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UC students urge Wheeler charges dropped

David Scharfenberg
Thursday October 17, 2002

About 60 pro-Palestinian UC Berkeley students and supporters gathered on the steps of Sproul Hall Wednesday calling on the university to drop conduct charges against 32 student activists who participated in the April 9 occupation of Wheeler Hall. 

Just across Sproul Plaza, pro-Israeli students said the relatively small gathering was evidence that the pro-Palestinian movement is losing steam. 

“They’ve lost their support,” said David Singer, co-chair of the Israel Action Committee, a student group. 

“Not at all,” responded Roberto Hernandez of Students for Justice in Palestine, arguing that poor publicity for the event had limited the turnout. 

Students and activists focused their speeches on the plight of Hernandez, one of 79 protesters who took over Wheeler Hall in April, calling on the nine-campus University of California to divest from Israel. 

The Alameda County District Attorney dropped criminal charges against the activists in June, but the university pursued separate conduct charges against the 41 students who took part. Nine have accepted a one-semester “stayed suspension,” essentially probation, leaving 32 to face student conduct hearings.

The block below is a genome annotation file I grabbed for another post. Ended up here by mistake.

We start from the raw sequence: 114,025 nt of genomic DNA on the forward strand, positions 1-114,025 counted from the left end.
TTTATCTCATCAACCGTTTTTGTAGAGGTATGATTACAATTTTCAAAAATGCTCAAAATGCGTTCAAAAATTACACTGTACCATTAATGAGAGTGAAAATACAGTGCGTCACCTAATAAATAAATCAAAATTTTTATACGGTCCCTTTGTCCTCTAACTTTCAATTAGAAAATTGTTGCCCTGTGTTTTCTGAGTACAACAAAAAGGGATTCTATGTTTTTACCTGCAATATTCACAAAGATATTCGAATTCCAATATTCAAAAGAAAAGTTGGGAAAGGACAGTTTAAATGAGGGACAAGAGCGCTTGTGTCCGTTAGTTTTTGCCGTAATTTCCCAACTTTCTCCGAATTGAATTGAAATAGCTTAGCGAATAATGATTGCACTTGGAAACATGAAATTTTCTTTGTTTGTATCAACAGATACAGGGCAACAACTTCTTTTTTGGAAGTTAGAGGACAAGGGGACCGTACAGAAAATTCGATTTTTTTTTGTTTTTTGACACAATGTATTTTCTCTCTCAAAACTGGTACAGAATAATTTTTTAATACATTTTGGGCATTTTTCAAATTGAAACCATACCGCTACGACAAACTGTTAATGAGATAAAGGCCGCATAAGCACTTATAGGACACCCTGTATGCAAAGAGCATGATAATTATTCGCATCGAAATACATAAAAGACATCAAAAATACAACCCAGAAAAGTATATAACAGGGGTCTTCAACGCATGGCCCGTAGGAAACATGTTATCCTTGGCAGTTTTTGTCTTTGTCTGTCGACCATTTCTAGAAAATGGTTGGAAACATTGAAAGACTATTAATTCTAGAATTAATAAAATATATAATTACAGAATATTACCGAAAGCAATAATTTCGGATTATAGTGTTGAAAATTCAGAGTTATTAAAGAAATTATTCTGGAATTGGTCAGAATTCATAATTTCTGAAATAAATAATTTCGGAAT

Penalties range up to expulsion, though the administration is recommending nothing more than suspension. 

Hernandez’s student conduct hearing has begun, but is on hold until at least Oct. 28, when the courts will consider a lawsuit filed by the students’ lawyers that seeks to block the use of police reports and videos in conduct hearings. 

No other student hearings have started. 

Hernandez is one of a handful of students who were seniors when they took part in the April occupation of Wheeler Hall. The university has blocked diplomas for the former seniors until they go through the hearing process. 

Last year, Hernandez won acceptance to a UC Berkeley graduate program in comparative ethnic studies and has been attending classes this fall with the department’s permission. But he is not officially enrolled as a graduate student and has not received a fellowship that, he says, is his only substantial source of income. 

Hernandez said he faces eviction from student housing because he is unable to pay rent and is not officially a student. 

“I don’t even know where I’ll be this week,” said Hernandez, urging the university to provide his diploma and release the fellowship money. 

UC Berkeley spokesperson Janet Gilmore said Hernandez’s economic situation is “unfortunate” but said the university has offered the student ample opportunity to resolve his case. 

Gilmore said Hernandez had the option to accept an informal resolution this summer. She added that university officials, in the second day of Hernandez’s conduct hearing Oct. 4, offered to work late into the night, but the student declined. 

Hernandez said he had a religious service to attend in San Jose that night and was not able to stay. He added that one of his attorneys was unable to remain on hand either. 

Singer, of the Israel Action Committee, said his group is spearheading a 20-campus effort called “Invest in Israel, Invest in Peace.” Donations will go toward building the Israeli infrastructure and funding education efforts. 

Singer declined to say how much money the campaign has raised but predicted thousands in eventual donations.